Ringers are also big on gatherings, parades, and “Doo-Da Brigades,” which appear to be mere excuses to dress up as trees and ramble embarrassingly about nature and green politics. Seeing the high concentration of Green Party representatives at events where people roll around on the ground in bizarre costumes is enough to keep me from voting for their ticket ever again. Unfortunately, caring for the environment and the cause of human rights run the risk of being affiliated with weirdos and other brain damaged mouth-breathers. At that point when I’m feeling most liberal, I see shit like this and wonder if I’m not completely full of crap myself. Still, I am comforted by the fact that for most Ringers, saving open spaces has less to do with a philosophical position than wanting to save potential sets for future movies, or possibly a retreat like Hobbiton, USA. Located north of San Francisco, Hobbiton is a spread of trails and lush natural habitats that also features Lord of the Rings statues and recordings. Given the level of worship involving these characters, one wonders if the park is forced to employ jizz artists, who clear the paths of all nerd seed.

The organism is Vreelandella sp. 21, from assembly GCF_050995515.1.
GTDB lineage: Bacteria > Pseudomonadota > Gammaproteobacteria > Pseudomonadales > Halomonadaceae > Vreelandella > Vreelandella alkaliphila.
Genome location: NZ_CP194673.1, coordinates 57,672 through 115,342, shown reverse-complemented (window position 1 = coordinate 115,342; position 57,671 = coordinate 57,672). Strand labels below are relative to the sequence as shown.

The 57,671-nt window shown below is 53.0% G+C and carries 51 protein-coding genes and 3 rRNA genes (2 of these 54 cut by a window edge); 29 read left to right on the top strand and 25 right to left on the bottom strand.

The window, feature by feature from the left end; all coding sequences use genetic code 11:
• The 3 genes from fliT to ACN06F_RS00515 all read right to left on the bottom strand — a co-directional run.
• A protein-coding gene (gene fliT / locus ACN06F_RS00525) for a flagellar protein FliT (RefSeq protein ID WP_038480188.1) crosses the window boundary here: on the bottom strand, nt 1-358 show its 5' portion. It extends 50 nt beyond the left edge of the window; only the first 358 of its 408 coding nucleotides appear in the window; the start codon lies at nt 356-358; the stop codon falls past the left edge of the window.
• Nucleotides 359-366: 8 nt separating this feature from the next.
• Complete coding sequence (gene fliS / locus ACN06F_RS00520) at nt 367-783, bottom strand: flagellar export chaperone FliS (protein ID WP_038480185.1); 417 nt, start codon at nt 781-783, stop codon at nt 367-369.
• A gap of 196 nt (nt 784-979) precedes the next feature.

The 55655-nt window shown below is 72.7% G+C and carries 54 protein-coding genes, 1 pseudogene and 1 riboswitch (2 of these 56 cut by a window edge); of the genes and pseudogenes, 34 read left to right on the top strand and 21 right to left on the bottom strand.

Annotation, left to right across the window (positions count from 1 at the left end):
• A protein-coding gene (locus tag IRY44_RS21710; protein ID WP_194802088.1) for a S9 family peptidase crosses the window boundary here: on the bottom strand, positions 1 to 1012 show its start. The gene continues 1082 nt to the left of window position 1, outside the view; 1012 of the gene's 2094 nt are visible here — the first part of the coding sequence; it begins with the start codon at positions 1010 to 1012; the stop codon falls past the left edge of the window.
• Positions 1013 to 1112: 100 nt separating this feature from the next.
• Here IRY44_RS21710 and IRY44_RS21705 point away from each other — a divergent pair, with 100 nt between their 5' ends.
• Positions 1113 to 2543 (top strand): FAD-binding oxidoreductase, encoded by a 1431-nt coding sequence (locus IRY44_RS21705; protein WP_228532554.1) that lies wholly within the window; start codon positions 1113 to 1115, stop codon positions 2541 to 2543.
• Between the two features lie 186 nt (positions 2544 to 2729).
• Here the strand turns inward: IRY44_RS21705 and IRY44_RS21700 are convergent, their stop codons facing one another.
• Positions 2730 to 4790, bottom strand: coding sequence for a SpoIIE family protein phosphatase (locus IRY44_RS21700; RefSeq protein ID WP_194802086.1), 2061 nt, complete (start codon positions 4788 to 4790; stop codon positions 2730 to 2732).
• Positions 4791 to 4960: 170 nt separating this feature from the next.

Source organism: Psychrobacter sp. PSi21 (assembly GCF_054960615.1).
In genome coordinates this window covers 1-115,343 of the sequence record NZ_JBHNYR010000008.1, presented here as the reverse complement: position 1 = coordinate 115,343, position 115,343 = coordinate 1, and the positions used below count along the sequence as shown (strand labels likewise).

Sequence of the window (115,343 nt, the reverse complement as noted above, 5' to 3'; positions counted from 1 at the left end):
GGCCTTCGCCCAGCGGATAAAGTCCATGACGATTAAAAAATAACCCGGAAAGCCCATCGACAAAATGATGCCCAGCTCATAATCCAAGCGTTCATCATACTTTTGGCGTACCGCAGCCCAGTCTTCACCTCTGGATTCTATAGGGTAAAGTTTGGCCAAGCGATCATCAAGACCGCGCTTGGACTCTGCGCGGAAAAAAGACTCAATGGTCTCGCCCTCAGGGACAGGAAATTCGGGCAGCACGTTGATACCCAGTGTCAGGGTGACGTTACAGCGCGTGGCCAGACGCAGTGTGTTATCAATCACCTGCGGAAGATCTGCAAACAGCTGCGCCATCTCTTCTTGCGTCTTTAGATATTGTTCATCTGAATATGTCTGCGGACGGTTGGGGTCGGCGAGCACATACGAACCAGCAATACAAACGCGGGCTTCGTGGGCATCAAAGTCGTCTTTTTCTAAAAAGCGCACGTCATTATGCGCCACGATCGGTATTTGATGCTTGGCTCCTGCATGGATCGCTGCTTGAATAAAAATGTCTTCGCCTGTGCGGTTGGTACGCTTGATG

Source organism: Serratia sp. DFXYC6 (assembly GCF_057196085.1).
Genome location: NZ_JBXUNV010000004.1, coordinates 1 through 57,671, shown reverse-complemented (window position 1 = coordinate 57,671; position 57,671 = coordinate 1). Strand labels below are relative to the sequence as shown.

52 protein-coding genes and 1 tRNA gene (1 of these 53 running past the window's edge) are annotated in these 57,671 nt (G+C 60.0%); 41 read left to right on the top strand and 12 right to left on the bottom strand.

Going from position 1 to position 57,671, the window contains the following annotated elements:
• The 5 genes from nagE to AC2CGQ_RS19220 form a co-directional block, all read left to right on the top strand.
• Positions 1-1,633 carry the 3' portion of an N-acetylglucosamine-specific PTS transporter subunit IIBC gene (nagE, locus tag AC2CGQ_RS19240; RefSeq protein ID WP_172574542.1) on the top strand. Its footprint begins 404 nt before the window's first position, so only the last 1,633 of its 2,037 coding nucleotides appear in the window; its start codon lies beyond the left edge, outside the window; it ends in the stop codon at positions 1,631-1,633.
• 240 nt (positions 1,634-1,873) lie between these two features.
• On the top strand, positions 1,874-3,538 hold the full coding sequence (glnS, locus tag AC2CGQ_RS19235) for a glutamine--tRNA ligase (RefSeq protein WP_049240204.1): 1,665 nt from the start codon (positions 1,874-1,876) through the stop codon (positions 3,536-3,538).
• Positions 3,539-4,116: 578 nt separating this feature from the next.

Tolkien’s books also helped spawn Dungeons & Dragons and other role-playing indulgences, which eventually led to the infamous cult of LARP. It might be tempting to dismiss these retreats into other identities as harmless cases of people who wish to preserve their childhood innocence and imagination, but actually living in other worlds and realties is advanced schizophrenia, not a cute and cuddly hobby. Unless you are being paid to be someone else, it is simply pathetic, and impossible to defend. Perhaps it is beyond obvious to say that anyone getting laid or having a shred of self-confidence would never resort to playing dress-up, but it remains an unavoidable fact of life. And when we meet a woman who maintains a web site devoted to the daily lives of motherfucking ACTION FIGURES, laughter and mirth must yield to fear and trembling. Anyone who would sell their house to travel to the world premiere of Return of the King is so beyond therapy that it can only be hoped that sooner rather than later, such a person is stripped of life in a terrible role-playing accident. Remember, these folks have started to infect the larger world, as the Frodo Lives virus is sent through the internet every September 22nd, the presumed birthday of Frodo. Indeed, brother, the sky is crying.